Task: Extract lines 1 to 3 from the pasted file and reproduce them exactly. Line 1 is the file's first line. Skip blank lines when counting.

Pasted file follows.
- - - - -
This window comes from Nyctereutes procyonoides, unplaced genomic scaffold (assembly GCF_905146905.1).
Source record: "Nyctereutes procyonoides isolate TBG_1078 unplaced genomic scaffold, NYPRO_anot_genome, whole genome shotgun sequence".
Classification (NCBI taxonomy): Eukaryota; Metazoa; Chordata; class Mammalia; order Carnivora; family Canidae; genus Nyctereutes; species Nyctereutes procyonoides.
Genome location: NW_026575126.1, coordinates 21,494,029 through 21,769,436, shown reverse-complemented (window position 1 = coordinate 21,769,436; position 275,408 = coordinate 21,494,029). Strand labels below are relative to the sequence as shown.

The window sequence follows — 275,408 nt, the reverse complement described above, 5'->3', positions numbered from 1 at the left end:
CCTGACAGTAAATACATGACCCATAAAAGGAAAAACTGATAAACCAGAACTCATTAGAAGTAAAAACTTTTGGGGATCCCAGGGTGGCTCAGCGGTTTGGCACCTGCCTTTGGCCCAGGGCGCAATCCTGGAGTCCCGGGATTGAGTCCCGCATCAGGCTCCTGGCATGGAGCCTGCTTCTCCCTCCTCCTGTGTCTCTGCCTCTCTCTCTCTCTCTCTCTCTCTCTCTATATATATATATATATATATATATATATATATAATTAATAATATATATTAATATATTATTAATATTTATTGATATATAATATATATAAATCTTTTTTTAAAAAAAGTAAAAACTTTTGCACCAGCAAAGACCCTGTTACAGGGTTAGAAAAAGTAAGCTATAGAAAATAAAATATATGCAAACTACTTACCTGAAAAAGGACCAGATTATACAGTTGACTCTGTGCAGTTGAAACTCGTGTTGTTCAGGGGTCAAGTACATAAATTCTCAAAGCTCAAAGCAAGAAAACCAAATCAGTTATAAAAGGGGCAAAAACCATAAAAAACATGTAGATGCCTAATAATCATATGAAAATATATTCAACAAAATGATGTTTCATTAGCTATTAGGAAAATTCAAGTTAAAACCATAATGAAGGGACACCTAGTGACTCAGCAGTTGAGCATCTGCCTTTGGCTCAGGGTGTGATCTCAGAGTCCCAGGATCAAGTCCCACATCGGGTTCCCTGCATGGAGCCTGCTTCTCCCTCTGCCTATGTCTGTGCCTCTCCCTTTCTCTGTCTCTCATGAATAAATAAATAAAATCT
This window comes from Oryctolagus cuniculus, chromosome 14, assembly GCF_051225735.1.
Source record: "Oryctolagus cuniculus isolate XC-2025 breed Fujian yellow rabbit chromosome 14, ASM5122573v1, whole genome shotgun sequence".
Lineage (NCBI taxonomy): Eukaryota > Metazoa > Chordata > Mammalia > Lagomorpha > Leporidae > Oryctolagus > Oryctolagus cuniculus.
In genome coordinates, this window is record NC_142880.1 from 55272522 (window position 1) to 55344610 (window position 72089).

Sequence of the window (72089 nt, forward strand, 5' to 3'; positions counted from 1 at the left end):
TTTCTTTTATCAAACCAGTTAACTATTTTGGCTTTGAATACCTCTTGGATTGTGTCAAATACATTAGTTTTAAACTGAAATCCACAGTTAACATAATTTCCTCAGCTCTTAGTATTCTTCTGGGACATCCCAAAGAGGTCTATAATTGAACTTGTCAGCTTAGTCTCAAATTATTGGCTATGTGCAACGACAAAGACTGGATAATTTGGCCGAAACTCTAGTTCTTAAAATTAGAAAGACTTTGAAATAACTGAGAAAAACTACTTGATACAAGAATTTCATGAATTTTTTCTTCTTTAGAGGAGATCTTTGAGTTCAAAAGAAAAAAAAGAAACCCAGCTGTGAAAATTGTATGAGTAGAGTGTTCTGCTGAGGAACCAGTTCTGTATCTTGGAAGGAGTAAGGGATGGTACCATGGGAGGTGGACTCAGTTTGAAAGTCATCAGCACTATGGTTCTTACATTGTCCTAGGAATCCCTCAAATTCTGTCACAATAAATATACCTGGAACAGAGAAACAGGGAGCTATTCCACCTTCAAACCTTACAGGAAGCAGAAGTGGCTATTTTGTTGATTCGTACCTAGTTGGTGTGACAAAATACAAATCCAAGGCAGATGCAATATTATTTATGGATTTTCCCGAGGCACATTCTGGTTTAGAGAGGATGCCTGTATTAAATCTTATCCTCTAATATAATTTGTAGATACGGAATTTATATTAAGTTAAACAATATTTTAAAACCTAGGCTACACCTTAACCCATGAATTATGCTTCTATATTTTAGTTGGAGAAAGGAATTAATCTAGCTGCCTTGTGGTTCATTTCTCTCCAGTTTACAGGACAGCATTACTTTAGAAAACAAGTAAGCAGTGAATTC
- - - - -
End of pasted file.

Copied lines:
This window comes from Nyctereutes procyonoides, unplaced genomic scaffold (assembly GCF_905146905.1).
Source record: "Nyctereutes procyonoides isolate TBG_1078 unplaced genomic scaffold, NYPRO_anot_genome, whole genome shotgun sequence".
Classification (NCBI taxonomy): Eukaryota; Metazoa; Chordata; class Mammalia; order Carnivora; family Canidae; genus Nyctereutes; species Nyctereutes procyonoides.